Wednesday, November 29, 2006
The November 2006 issue of The Third Branch, the newsletter of the federal courts, features an article on the judicial burden of handling 9/11-related lawsuits. It anticipates that 6000 such cases will be filed in the Southern District of New York, representing about a sixty percent increase in the district's civil caseload. Judge Alvin Hellerstein, overseeing the litigation, has appointed a mediator and is trying to ensure that the most serious cases move forward first. For the massive number of claims alleging respiratory injury, he intends to appoint a special master, and looks toward the creation of a matrix of settlement values. Here's an excerpt from Litigation Landslide Tests Organization, Creativity:
Now cases involving claims arising out of, resulting from, or relating to the terrorist-related aircraft crashes of September 11, 2001, are being filed in federal court. The plaintiffs—alleging wrongful death, personal or respiratory injury, or property damage—may have lived near or worked on the site, and include city governments, the Port Authority of New York and New Jersey, private contractors and thousands of firemen, policemen, paramedics and construction workers. It is anticipated that 6,000 cases—all related to September 11, 2001—will be filed in the Southern District of New York, for an estimated 60 percent jump in the district’s civil caseload. As the influx of cases begins, the creativity and organizational abilities of the entire court, beginning with the clerk’s office, are being tested.
All of these cases are ultimately the responsibility of Judge Hellerstein, a native New Yorker and eight-year veteran of the federal bench. He and his two law clerks “use a lot of self-organization,” he said, to deal with the mass of litigation. All Hellerstein’s orders, announcements of conferences, and directions to counsel on the filing of correspondence are posted to the court’s website, at www.nysd.uscourts.gov/Sept11Litigation.htm. He has assigned most of the litigation to tracks and subtracks, separating the cases into, for example, a property damage track, with a subtrack that includes Building 7 claims, and another subtrack with claims among insurance companies. He also holds frequent status conferences on the cases consolidated into wrongful death airline cases, respiratory injury cases, insurance coverage cases and property damage cases, “with the goal of keeping on track and moving the cases along.” Meanwhile, discovery goes forward on a group of wrongful death cases.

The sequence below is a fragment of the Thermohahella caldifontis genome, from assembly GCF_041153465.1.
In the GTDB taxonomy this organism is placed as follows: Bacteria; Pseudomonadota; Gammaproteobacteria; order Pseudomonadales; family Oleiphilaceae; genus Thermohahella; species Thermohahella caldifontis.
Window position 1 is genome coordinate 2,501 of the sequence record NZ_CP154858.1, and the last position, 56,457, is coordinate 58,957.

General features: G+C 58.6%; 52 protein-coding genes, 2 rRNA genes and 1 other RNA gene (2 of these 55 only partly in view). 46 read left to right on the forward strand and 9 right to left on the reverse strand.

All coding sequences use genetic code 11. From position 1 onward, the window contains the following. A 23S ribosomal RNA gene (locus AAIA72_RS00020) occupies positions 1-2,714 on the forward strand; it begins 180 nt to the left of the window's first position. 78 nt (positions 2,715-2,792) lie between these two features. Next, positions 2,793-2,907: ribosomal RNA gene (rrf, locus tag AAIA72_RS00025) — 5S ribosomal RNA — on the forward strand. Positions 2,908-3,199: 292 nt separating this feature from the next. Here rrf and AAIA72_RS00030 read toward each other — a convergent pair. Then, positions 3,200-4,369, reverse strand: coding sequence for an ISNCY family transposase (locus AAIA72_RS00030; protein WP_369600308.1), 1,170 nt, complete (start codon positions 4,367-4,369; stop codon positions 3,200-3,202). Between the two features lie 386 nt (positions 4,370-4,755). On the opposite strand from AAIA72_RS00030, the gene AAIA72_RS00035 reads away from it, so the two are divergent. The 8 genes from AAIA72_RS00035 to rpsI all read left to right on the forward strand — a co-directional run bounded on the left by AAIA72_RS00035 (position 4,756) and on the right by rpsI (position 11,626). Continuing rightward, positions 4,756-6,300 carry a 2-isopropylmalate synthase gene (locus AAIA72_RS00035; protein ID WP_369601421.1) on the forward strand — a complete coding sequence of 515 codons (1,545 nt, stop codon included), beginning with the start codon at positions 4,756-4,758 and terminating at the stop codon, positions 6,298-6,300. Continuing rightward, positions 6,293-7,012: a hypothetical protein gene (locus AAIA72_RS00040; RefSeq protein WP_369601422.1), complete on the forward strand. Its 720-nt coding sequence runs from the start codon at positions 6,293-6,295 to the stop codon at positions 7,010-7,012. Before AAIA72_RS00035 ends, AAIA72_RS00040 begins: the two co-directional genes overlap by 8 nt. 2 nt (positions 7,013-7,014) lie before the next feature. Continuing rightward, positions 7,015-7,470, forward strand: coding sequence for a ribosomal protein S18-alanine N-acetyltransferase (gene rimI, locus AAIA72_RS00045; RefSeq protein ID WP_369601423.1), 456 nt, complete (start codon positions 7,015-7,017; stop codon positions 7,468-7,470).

But even Hellerstein feels that special handling may not be enough. Many of the wrongful death cases are being mediated with the help of a mediator specially appointed by Hellerstein upon the joint recommendation of plaintiffs and defendants. The more than 3,000 cases— with the potential of growing to 7,500—that allege respiratory injury, “are likely to become unmanageable,” he wrote, and he will be recommending to the parties the appointment of a special master. “The number and complexity of these cases, and the public interest in their speedy resolution, requires a greater urgency in progression, and a closer supervision of proceedings, than heretofore has been possible. The involvement of a Special Master has become necessary.”
Hellerstein’s idea is to have the Special Master work with the parties to develop a matrix of key facts that will enable the parties to place values on categories of cases that can, in turn, lead to groups of settlements.
He is especially concerned that the cases alleging wrongful deaths and personal injuries move forward. “They deserve to go first,” Hellerstein said, “because they involve the immediate victims who died in the airplanes that the terrorists hijacked, or in the infernos this produced.” Many of those cases are currently in mediation, an option Hellerstein encourages.